Doubly doped lithium niobate overcomes erasure problem with holographic storage

Researchers at the California Institute of Technology (Pasadena, CA) demonstrated a nonvolatile holographic data-storage technique that could lead to rewritable holographic memory. Demetri Psaltis and fellow researchers used a 0.85-mm-thick crystal of lithium niobate doped with iron and manganese. A 100-W mercury lam¥illuminated the crystal evenly with unpolarized ultraviolet (UV) light at 365 nm. Two 633-nm beams from a single 35-mW HeNe laser interfered at the crystal for holographic recor

Doubly doped lithium niobate overcomes erasure problem with holographic storage

Researchers at the California Institute of Technology (Pasadena, CA) demonstrated a nonvolatile holographic data-storage technique that could lead to rewritable holographic memory. Demetri Psaltis and fellow researchers used a 0.85-mm-thick crystal of lithium niobate doped with iron and manganese. A 100-W mercury lam¥illuminated the crystal evenly with unpolarized ultraviolet (UV) light at 365 nm. Two 633-nm beams from a single 35-mW HeNe laser interfered at the crystal for holographic recording.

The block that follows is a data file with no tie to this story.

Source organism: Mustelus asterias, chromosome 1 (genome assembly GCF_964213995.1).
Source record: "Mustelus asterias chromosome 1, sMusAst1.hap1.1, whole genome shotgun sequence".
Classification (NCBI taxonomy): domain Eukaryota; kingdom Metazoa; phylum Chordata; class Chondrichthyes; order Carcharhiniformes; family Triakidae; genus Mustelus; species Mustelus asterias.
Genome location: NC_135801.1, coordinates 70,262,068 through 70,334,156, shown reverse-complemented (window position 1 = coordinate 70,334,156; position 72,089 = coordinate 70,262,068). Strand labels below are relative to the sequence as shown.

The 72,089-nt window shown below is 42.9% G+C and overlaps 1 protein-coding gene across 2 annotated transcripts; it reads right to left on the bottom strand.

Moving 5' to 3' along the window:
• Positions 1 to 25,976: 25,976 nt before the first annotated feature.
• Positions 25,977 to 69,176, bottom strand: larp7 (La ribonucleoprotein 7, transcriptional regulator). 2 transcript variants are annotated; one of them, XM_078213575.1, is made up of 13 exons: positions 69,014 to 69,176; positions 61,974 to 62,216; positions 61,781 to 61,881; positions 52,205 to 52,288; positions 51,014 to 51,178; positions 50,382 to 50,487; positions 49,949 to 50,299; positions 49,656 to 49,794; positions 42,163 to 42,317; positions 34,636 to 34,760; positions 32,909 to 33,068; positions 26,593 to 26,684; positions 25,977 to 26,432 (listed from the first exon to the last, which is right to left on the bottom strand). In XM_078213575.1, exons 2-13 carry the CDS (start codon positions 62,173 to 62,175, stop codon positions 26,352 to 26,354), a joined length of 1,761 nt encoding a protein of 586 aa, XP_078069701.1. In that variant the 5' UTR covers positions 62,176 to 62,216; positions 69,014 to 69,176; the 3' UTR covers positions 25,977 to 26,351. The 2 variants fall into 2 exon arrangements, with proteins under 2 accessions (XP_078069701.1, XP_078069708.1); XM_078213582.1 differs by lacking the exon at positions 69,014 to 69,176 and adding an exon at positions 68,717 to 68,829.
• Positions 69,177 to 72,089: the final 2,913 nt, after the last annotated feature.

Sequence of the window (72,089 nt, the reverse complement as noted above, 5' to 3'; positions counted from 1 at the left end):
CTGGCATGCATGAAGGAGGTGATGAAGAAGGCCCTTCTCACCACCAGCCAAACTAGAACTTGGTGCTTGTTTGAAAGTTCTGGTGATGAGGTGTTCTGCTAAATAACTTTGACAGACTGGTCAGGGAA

The team illuminated the crystal with the red and UV light at the same time--the red light records a pattern in the iron by exciting electrons within it, while the UV light excites electrons from both the iron and the manganese. The excited electron distribution and current patterns are replicas of the red-light intensity pattern; thus the manganese stores the same pattern as the iron. When the pattern is read with red light, it is washed out from the iron but remains in the manganese, so it is not erased. Adding UV light again allows the pattern in the manganese to be erased and rerecorded.

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